Upon the Head of the Goat: A Childhood in Hungary 1939-1944

Upon the Head of the Goat: A Childhood in Hungary 1939-1944

by Aranka Siegal

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Overview

The classic true story of one child's experiences during the holocaust.

Nine-year-old Piri describes the bewilderment of being a Jewish child during the 1939-1944 German occupation of her hometown (then in Hungary and now in the Ukraine) and relates the ordeal of trying to survive in the ghetto.

Upon the Head of the Goat is the winner of the 1982 Boston Globe - Horn Book Award for Nonfiction and a 1982 Newbery Honor Book.

“This is a book that should be read by all those interested in the Holocaust and what it did to young and old.” —Isaac Bashevis Singer

Product Details

ISBN-13: 9780374480790
Publisher: Square Fish
Publication date: 03/24/2003
Edition description: First Edition
Pages: 224
Sales rank: 196,459
Product dimensions: 5.17(w) x 7.62(h) x 0.64(d)
Lexile: 830L (what's this?)
Age Range: 10 - 14 Years

About the Author

Aranka Siegal's Holocaust novels are based on her own experiences as a child. She lives in Miami, Florida.

Reading Group Guide

Discussion Questions for Upon the Head of the Goat

1. When we study the Holocaust, much of the focus is on the atrocities in the concentration camps and the numbers of people murdered. Less is said about the lives of the people before the invasion of the Germans. In Goat, Aranka Siegal tells us about her life before the war. Discuss the ways her life was the same as yours.

2. Tradition for the Davidowitz family and for most Jews is an essential part of their identity.

Piri: I had once asked Mother about the neat little ball of dough she always saved from her Friday baking and tucked inside a flowered tin box for the following Friday. She had answered, "I brought this tin box with me from Komjaty when I first moved to Beregszász. My mother gave me a ball of her growing yeast to take with me. She got her original ball of dough from her mother. This way the bread we bake stays the same for generations."

"Are you going to give me a ball of the dough when I get married?" I asked.

"Of course," she had answered. [pp. 141–42]

What does the ball of dough represent? If you were going to start a tradition for your family, what would you pass down?

3. In 1939, the Davidowitz family is living side by side with its Hungarian neighbors in Beregszász. When they visit Babi, Piri's grandmother, in Komjaty for the Passover seder, Babi advises Piri's mother: "Rise, you are fooling yourself. You are living among goyim and you think they are your friends. I just hope you never have to depend on them. They are neighborly, but there is a big difference between neighbors and your own. Only your own can feel your pain." [p. 30]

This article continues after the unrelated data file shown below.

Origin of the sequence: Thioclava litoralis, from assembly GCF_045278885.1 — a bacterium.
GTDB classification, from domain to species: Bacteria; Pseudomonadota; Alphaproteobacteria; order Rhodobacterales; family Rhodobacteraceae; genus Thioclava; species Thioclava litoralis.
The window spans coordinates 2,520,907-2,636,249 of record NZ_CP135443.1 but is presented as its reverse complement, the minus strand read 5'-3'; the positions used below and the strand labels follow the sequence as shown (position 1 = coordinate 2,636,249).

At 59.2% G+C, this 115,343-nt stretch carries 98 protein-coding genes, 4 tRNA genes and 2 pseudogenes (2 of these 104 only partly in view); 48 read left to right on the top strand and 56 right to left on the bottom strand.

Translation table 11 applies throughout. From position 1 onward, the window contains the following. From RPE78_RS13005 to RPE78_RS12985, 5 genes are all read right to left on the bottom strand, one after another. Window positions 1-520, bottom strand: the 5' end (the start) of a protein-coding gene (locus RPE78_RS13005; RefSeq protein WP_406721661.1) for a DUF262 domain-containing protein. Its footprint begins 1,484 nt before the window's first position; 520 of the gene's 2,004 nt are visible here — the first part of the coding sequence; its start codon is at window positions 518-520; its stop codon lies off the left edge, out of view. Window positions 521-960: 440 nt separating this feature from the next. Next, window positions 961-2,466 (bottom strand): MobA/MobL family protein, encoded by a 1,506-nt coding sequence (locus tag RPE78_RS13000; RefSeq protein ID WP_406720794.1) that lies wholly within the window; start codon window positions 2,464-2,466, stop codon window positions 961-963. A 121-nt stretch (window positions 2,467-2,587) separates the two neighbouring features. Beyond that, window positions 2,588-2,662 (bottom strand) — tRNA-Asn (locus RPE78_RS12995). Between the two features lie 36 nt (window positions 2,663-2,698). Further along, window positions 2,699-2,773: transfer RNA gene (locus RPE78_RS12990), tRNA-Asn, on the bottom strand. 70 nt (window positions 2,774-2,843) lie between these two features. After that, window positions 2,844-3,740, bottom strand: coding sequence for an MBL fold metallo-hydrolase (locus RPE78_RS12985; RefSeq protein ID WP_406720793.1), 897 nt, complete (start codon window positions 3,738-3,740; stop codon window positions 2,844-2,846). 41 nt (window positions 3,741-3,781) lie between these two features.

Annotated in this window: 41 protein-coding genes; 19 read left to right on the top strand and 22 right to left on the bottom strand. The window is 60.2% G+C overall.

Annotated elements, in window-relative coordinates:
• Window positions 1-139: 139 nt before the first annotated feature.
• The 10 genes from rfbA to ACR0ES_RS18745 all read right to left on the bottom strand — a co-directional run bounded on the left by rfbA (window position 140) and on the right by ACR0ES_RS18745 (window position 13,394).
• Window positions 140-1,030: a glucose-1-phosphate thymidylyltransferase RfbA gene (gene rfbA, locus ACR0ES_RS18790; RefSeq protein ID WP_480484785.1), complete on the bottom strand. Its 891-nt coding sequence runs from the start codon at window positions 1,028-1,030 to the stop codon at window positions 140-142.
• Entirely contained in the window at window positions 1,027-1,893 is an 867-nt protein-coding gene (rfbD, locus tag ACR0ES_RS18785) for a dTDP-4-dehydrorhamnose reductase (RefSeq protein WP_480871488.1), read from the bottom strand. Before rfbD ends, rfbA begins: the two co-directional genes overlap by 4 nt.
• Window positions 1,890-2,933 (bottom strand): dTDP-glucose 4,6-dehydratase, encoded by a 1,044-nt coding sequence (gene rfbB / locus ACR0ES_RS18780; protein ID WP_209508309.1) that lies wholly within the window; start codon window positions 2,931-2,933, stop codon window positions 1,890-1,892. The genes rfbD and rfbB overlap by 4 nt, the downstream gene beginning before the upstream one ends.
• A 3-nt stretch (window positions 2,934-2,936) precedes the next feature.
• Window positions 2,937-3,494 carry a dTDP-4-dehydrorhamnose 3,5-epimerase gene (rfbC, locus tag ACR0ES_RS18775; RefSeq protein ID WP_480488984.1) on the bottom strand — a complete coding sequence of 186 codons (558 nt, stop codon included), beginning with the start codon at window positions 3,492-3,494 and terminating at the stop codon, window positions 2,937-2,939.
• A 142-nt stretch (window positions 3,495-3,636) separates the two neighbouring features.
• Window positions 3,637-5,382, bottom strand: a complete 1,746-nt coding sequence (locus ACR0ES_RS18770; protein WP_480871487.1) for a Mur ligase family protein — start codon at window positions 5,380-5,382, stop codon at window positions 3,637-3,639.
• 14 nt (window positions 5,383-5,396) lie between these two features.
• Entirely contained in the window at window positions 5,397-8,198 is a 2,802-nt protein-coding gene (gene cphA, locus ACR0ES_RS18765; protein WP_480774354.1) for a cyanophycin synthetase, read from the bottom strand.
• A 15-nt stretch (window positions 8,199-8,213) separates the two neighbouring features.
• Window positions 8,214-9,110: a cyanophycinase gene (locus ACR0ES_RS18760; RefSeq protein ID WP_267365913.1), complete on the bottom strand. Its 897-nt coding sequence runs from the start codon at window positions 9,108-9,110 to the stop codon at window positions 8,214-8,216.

Is Babi being cynical, or is what she is saying correct? When things changed for the Jews, how did the Hungarian neighbors act? What parallels can you find in American history?

4. The day before the Davidowitz family is hauled off to the ghetto, Piri gives Ica Molnar her most valuable possession, her phonograph. Ica's eyes plead, "I did not mean to cause you harm." [pp. 147–48]

What harm does this refer to? Was it something that she did, or something she didn't do? Ica is about fourteen years old. Should we overlook Ica's actions or inactions because she is still a child, or should we hold her to the same standards as those for adults?

5. Talk about anti-Semitism as it became systemized in Hungary -– from not allowing the children to go to school, to requiring Jews to wear the Star of David, finally to deportation. How did it affect the Davidowitz family and their Jewish and Gentile neighbors? How did the Davidowitz family cope with each stage?

6. In the spring of 1944, Hungarian police come for Piri and her family. They refer to a census list to make sure every family member is accounted for. As each name is called, it is crossed off with a thick black line. Discuss the symbolism of this act.

7. Many Jews in the ghetto were taken there without being allowed to bring any possessions or had their possessions seized from them upon arrival. Iboya offered to help a woman with no provisions get blankets for her and her child. "You will have a mitzvah," the woman blessed her. [p. 155]

A mitzvah is an act of pure goodness, big or small, done with no expectation of reward or thanks. You don't have to be Jewish to perform a mitzvah. Have you ever been on the receiving end of a mitzvah? Have you ever done something that would be called a mitzvah?

8. Talk about the different people in Goat. Who is the most interesting? Which one has the most vitality? Which character is most like you or your friends?

9. Piri felt sorry for Judi. She [Judi] had been misled by her liberal upbringing to believe that she did not have to live by restricting rules. She had been taught she was a Hungarian, but now found out she was a Jew. Her false security was crumbling and she had no identity to hold on to. [p. 206]

Is this a necessary pitfall of assimilation? Does assimilation have to strip you of your ethnic or religious identity?

10. Government inspectors came to the Davidowitz home and confiscated Ladybeard, the family's goat and only source of milk for the children. Piri asks her mother what they would do with Ladybeard. Mother responds, "Send her into the wilderness with their sins, I suppose." [p. 100]

Mother's answer is a reference to the Bible, Leviticus 16, and the origin of the term "scapegoat." How were the Jews of Europe like Ladybeard? Why did the Germans and their sympathizers make them scapegoats? Do we still blame the troubles of society on groups of people, making them scapegoats for our own shortcomings? Explain.

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